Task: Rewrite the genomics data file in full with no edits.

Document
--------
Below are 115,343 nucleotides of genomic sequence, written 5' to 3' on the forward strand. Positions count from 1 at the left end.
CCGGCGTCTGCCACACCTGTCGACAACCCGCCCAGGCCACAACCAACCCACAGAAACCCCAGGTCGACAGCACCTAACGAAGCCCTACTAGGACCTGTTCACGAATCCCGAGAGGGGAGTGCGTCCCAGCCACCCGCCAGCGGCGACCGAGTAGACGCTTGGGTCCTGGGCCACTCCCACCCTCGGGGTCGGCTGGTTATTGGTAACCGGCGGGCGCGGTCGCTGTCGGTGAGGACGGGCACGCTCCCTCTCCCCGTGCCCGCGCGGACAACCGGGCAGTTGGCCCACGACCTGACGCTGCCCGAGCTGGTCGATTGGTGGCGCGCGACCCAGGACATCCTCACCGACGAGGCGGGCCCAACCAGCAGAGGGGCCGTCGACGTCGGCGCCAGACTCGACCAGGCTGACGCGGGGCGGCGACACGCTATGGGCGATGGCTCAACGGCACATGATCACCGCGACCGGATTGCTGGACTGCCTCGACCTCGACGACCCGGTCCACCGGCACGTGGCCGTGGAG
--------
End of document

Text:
Below are 115,343 nucleotides of genomic sequence, written 5' to 3' on the forward strand. Positions count from 1 at the left end.
CCGGCGTCTGCCACACCTGTCGACAACCCGCCCAGGCCACAACCAACCCACAGAAACCCCAGGTCGACAGCACCTAACGAAGCCCTACTAGGACCTGTTCACGAATCCCGAGAGGGGAGTGCGTCCCAGCCACCCGCCAGCGGCGACCGAGTAGACGCTTGGGTCCTGGGCCACTCCCACCCTCGGGGTCGGCTGGTTATTGGTAACCGGCGGGCGCGGTCGCTGTCGGTGAGGACGGGCACGCTCCCTCTCCCCGTGCCCGCGCGGACAACCGGGCAGTTGGCCCACGACCTGACGCTGCCCGAGCTGGTCGATTGGTGGCGCGCGACCCAGGACATCCTCACCGACGAGGCGGGCCCAACCAGCAGAGGGGCCGTCGACGTCGGCGCCAGACTCGACCAGGCTGACGCGGGGCGGCGACACGCTATGGGCGATGGCTCAACGGCACATGATCACCGCGACCGGATTGCTGGACTGCCTCGACCTCGACGACCCGGTCCACCGGCACGTGGCCGTGGAG